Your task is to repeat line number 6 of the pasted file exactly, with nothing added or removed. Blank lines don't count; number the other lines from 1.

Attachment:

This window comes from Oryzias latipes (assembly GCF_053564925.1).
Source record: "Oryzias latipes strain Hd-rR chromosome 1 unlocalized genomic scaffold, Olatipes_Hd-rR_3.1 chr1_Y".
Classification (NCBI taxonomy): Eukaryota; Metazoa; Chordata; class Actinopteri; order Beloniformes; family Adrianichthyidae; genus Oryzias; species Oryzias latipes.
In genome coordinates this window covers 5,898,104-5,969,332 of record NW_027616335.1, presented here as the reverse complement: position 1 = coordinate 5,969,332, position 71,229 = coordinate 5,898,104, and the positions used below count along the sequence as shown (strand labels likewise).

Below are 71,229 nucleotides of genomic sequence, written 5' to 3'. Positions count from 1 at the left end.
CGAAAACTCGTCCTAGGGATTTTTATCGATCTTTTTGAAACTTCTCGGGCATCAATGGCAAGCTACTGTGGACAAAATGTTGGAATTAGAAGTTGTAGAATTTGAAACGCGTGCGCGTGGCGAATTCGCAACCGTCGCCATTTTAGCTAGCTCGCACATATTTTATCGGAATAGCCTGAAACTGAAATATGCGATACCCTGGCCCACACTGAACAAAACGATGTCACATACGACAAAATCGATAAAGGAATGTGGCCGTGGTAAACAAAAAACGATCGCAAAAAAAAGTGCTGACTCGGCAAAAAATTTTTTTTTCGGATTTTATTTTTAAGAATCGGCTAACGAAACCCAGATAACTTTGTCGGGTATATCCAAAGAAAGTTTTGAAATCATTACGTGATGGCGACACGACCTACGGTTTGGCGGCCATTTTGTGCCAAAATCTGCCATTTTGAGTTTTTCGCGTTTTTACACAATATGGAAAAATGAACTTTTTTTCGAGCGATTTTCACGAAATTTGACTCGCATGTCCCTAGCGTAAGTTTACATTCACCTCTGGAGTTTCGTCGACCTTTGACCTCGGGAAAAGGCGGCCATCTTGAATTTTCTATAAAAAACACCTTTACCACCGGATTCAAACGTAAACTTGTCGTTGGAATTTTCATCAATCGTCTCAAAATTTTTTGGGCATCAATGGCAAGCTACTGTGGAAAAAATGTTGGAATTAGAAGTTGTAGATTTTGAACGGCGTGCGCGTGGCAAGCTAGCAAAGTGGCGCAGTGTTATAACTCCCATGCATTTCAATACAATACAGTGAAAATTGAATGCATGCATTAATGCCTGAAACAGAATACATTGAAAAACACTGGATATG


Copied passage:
CGAAAACTCGTCCTAGGGATTTTTATCGATCTTTTTGAAACTTCTCGGGCATCAATGGCAAGCTACTGTGGACAAAATGTTGGAATTAGAAGTTGTAGAATTTGAAACGCGTGCGCGTGGCGAATTCGCAACCGTCGCCATTTTAGCTAGCTCGCACATATTTTATCGGAATAGCCTGAAACTGAAATATGCGATACCCTGGCCCACACTGAACAAAACGATGTCACATACGACAAAATCGATAAAGGAATGTGGCCGTGGTAAACAAAAAACGATCGCAAAAAAAAGTGCTGACTCGGCAAAAAATTTTTTTTTCGGATTTTATTTTTAAGAATCGGCTAACGAAACCCAGATAACTTTGTCGGGTATATCCAAAGAAAGTTTTGAAATCATTACGTGATGGCGACACGACCTACGGTTTGGCGGCCATTTTGTGCCAAAATCTGCCATTTTGAGTTTTTCGCGTTTTTACACAATATGGAAAAATGAACTTTTTTTCGAGCGATTTTCACGAAATTTGACTCGCATGTCCCTAGCGTAAGTTTACATTCACCTCTGGAGTTTCGTCGACCTTTGACCTCGGGAAAAGGCGGCCATCTTGAATTTTCTATAAAAAACACCTTTACCACCGGATTCAAACGTAAACTTGTCGTTGGAATTTTCATCAATCGTCTCAAAATTTTTTGGGCATCAATGGCAAGCTACTGTGGAAAAAATGTTGGAATTAGAAGTTGTAGATTTTGAACGGCGTGCGCGTGGCAAGCTAGCAAAGTGGCGCAGTGTTATAACTCCCATGCATTTCAATACAATACAGTGAAAATTGAATGCATGCATTAATGCCTGAAACAGAATACATTGAAAAACACTGGATATG